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Wiltshire Community History

Folk Song Information

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Book TitleAuthorDateNotes
Song TitleLord Bateman
Roud No.40
Collected FromHarvey, Henry [Wassail]
LocationCricklade
CountyWiltshire
Collected ByWilliams, Alfred
Alternative Title
Tune
Date
Source PrimaryWSRO: 2598/36 Packet 4 - Wiltshire: Williams, A: MS collection No Wt 362
Source SecondaryWilts and Gloucestershire Standard, 30th October, 1915, p 2, Part 5, No 1: Williams, A: Folk songs of the upper Thames, 1923 p 147 – 149
Recording
 
Song Lyrics
Verse 1

Lord Bateman was a noble lord,
A noble lord of high degree,
He set his foot on board of a ship,
And said strange countries he's go and see.

Verse 2

He sailed east and he sailed west,
Until he came to proud Turkey,
The Turks they took him and put him into prison,
Until his wife it was quite weary.

Verse 3

And in that prison there stood a tree,
That grew so very stout and strong,
Where he was chained by the middle,
Until his life it was almost gone.

Verse 4

This Turk he had one only daughter,
The fairest creature ever eye did see,
She stole the keys of her father's prison,
And swore Lord Bateman she would set free.

Verse 5

"Have you got houses? Have you got land?
Have you got estates at your command?
What would you give to the Turkish lady,
If out of prison you could get free?"

Verse 6

"Yes, I have got houses. Yes, I have got lands.
And half Northumberland belongs to me;
I'd give it all to the Turkish lady,
If out of prison I could get free."

Verse 7

Then she took him to her father's hall,
And gave to him the best of wine,
And every health she drank unto him -
"I wish Lord Bateman, that you were mine.

Verse 8

Seven longs years I've made a vow,
And seven more I'll keep it strong,
And if you'll not wed with another woman,
I'll never wed with another man."

Verse 9

She took him to her father's harbour,
And gave to him a ship of fame,
"Farewell, farewell, to you Lord Bateman,
I fear we shall never meet again."

Verse 10

Now seven long years were gone and past,
And fourteen days, well known to me,
She dressed herself in her gay clothing,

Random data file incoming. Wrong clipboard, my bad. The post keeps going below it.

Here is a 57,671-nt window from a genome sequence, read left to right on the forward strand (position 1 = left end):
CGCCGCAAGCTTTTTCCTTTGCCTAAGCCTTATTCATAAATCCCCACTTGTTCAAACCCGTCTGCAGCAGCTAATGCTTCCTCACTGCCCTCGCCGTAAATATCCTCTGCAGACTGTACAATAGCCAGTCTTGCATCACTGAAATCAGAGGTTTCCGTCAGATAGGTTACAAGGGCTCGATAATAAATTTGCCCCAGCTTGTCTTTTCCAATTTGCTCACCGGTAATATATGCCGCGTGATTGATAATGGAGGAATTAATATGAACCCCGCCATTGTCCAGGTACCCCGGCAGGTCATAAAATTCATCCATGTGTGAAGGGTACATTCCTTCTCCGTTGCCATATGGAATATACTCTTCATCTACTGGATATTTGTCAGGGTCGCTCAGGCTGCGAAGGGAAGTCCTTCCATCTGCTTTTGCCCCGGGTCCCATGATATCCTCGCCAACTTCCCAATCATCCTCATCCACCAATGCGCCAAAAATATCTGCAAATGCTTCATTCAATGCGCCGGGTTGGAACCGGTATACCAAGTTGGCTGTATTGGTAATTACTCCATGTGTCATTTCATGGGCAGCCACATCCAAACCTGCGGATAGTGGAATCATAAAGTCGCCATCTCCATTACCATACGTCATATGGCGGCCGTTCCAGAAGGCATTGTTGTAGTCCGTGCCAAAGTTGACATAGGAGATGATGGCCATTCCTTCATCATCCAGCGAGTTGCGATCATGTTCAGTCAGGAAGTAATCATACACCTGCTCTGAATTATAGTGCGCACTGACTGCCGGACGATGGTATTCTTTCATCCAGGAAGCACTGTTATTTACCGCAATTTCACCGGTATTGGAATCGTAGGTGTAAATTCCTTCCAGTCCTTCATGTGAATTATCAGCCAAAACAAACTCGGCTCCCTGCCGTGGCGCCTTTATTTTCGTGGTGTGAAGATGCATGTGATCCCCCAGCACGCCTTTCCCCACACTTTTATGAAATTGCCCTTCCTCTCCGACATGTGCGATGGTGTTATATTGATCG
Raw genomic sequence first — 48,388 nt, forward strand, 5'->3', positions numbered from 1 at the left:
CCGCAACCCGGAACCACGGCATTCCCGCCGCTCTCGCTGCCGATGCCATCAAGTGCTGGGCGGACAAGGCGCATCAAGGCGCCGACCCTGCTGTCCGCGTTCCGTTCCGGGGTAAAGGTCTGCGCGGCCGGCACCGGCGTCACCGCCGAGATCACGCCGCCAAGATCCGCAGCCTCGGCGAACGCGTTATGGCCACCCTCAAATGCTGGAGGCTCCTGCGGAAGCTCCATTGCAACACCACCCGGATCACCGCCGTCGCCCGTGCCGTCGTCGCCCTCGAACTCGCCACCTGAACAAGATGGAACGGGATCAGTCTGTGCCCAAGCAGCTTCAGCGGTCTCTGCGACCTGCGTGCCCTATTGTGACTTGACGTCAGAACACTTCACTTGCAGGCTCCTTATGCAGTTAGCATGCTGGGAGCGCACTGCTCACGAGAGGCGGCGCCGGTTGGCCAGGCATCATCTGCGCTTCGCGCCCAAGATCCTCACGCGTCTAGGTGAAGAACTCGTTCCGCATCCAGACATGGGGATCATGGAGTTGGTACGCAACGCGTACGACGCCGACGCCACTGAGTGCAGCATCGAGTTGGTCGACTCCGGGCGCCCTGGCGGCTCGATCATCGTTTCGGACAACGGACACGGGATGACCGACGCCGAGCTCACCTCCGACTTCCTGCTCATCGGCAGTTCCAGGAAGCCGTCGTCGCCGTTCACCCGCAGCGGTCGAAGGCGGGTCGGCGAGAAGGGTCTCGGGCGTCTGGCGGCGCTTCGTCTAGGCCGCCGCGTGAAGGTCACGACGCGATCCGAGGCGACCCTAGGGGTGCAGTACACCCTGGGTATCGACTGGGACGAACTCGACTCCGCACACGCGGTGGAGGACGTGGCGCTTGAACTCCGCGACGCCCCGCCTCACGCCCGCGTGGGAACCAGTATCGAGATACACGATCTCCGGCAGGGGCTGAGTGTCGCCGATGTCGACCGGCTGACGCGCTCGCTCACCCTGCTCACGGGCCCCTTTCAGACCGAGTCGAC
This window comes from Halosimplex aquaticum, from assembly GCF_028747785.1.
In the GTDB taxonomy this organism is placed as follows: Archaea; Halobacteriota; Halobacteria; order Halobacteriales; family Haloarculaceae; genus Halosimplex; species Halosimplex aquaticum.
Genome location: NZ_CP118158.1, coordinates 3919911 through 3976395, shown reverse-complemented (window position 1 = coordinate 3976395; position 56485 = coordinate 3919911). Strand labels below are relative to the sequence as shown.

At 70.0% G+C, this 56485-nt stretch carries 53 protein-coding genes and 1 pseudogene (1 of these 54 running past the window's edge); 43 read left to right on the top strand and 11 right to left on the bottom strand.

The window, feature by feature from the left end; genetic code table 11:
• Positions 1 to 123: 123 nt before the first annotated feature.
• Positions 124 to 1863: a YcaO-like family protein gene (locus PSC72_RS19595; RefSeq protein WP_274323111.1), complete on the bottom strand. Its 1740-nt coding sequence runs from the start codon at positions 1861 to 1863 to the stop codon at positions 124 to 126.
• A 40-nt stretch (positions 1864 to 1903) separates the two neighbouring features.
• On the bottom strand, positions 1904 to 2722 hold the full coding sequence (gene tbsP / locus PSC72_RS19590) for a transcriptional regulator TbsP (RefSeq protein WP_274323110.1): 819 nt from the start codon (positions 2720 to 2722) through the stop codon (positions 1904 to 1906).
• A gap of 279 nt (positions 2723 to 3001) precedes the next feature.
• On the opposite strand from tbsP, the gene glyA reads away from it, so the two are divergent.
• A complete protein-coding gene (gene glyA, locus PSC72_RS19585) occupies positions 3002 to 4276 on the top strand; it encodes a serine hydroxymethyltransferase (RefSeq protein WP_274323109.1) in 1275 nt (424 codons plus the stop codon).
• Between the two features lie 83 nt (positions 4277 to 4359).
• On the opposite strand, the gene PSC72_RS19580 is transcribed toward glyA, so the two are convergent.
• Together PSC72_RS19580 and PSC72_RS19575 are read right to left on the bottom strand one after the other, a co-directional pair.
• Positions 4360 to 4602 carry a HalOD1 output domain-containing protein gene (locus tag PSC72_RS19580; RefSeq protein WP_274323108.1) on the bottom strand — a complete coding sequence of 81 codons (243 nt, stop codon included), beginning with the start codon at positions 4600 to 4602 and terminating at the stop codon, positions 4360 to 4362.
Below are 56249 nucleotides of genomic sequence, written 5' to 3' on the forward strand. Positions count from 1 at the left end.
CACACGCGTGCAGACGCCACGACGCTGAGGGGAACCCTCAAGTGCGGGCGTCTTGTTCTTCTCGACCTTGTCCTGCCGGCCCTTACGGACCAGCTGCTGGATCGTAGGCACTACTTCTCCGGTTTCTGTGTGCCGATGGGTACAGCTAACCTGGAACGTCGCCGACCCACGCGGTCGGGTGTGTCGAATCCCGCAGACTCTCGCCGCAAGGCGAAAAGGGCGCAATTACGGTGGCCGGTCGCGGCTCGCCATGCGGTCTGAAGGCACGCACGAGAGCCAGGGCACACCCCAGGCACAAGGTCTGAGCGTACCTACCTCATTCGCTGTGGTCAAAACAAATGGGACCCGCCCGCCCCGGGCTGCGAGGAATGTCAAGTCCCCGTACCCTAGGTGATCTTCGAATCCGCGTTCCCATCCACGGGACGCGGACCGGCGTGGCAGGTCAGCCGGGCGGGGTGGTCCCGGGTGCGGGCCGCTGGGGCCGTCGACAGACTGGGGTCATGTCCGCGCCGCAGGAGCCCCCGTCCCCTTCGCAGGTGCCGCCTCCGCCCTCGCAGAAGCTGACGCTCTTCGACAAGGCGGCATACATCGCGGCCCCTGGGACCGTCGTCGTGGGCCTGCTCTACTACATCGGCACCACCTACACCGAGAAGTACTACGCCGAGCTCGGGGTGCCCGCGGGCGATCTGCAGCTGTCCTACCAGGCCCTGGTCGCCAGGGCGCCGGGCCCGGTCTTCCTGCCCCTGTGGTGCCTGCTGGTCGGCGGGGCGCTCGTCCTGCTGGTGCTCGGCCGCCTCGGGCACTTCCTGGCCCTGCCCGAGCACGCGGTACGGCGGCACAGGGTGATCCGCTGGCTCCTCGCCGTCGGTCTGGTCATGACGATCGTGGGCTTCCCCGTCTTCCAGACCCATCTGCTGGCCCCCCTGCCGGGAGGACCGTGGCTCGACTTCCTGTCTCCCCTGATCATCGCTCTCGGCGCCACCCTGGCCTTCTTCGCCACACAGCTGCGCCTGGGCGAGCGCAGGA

And said Lord Bateman she would go and see.

Verse 11

When she came to Lord Bateman's castle,
So boldly then the bell rang she -
"Who's there? Who's there?" cried the young, proud porter,
"Who's there? Who's there? Come tell to me?"

Verse 12

"Oh, is this Lord Bateman's castle?
And is his Lordship now within?"
"Oh yes! Oh yes!" cried the young, proud porter,
"He is just now taking his new bride in."

Verse 13

"Go tell him to send me a slice of bread,
And a bottle of the best of wine,
And not to forget the Turkish lady,
Who released him when he was close confined."

Verse 14

Away, away went the young, proud porter,
Away, away and away went he,
Until he came to Lord Bateman's chamber,
Where down on his bended knees fell he.

Verse 15

"What news, what news, my young, proud porter,
What news, what news hast thou brought to me?"
"Here is one of the fairest of all young ladies,
That ever my own two eyes did see.

Verse 16

She has got rings on every finger,
And round one of them she has got three,
And as much gay clothing hangs around her middle
As would buy all Nothumberly.

Verse 17

She bids you send her a slice of bread,
And a bottle of the best of wine,
And not to forget the fair young lady
Who released you when you were close confined."

Verse 18

Lord Bateman then flew in a passion,
And broke his sword into splinters three,
Saying, "I will give all of my father's riches,
If Sophia has crossed the sea."

Verse 19

Then up spoke this young bride's mother -
She was never heard to speak so free -
"Oh, do not forget my only daughter,
If Sophia has come across the sea."

Verse 20

"I'll own I made a bride of your daughter,
She's none the better nor the worse for me,
She came to me with her horse and saddle,
And she may go back in her coach and three."

Verse 21

Then he prepared another wedding,
With both their hearts so full of glee -
"I'll roam no more in a foreign country,
Now since Sophia has crossed the sea."
 
Print Song Lyrics
 
Notes
Williams, Alfred: Ms / WGS: 'A well known old ballad, the popular version of a still earlier piece. It is said to have been published and sung by the Turks at Constantinople. Common to the whole of the Thames Valley, though never sung now. I obtained my version of 'Wassail' Harvey, of Cricklade, and Shadrach Haydon, of Hatford, Faringdon.'

Williams, Alfred: FSUT: 'A well known old ballad, the popular version of a still earlier piece. It is said been thought to refer to the period of the Crusades. Common to the whole of the Thames Valley, though never sung now. I obtained my version of 'Wassail' Harvey, of Cricklade, and Shadrach Haydon, of Hatford, Faringdon.'

Transcribed and edited by Chris Wildridge, 2010.

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